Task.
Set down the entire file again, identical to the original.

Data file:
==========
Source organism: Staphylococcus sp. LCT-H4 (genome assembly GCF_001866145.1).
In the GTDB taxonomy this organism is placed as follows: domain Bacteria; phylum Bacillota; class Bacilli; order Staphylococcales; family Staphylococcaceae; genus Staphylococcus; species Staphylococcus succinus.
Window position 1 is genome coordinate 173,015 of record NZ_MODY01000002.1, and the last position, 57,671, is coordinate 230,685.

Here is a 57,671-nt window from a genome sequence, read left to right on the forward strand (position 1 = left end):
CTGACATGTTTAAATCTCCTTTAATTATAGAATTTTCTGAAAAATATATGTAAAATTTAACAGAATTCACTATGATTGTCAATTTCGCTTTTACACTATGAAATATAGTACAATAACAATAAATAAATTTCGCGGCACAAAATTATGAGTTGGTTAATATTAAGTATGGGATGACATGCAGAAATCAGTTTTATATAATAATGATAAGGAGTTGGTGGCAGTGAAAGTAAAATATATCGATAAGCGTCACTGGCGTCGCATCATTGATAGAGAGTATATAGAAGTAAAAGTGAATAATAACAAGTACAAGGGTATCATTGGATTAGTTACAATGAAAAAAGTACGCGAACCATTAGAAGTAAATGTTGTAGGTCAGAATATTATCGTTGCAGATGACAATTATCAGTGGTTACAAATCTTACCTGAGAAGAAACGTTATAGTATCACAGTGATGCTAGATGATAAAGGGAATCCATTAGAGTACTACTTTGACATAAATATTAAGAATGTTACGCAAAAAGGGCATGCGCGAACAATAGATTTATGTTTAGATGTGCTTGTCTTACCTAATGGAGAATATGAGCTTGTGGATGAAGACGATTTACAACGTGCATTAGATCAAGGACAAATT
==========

Source organism: Staphylococcus sp. LCT-H4 (genome assembly GCF_001866145.1).
In the GTDB taxonomy this organism is placed as follows: domain Bacteria; phylum Bacillota; class Bacilli; order Staphylococcales; family Staphylococcaceae; genus Staphylococcus; species Staphylococcus succinus.
Window position 1 is genome coordinate 173,015 of record NZ_MODY01000002.1, and the last position, 57,671, is coordinate 230,685.

Here is a 57,671-nt window from a genome sequence, read left to right on the forward strand (position 1 = left end):
CTGACATGTTTAAATCTCCTTTAATTATAGAATTTTCTGAAAAATATATGTAAAATTTAACAGAATTCACTATGATTGTCAATTTCGCTTTTACACTATGAAATATAGTACAATAACAATAAATAAATTTCGCGGCACAAAATTATGAGTTGGTTAATATTAAGTATGGGATGACATGCAGAAATCAGTTTTATATAATAATGATAAGGAGTTGGTGGCAGTGAAAGTAAAATATATCGATAAGCGTCACTGGCGTCGCATCATTGATAGAGAGTATATAGAAGTAAAAGTGAATAATAACAAGTACAAGGGTATCATTGGATTAGTTACAATGAAAAAAGTACGCGAACCATTAGAAGTAAATGTTGTAGGTCAGAATATTATCGTTGCAGATGACAATTATCAGTGGTTACAAATCTTACCTGAGAAGAAACGTTATAGTATCACAGTGATGCTAGATGATAAAGGGAATCCATTAGAGTACTACTTTGACATAAATATTAAGAATGTTACGCAAAAAGGGCATGCGCGAACAATAGATTTATGTTTAGATGTGCTTGTCTTACCTAATGGAGAATATGAGCTTGTGGATGAAGACGATTTACAACGTGCATTAGATCAAGGACAAATT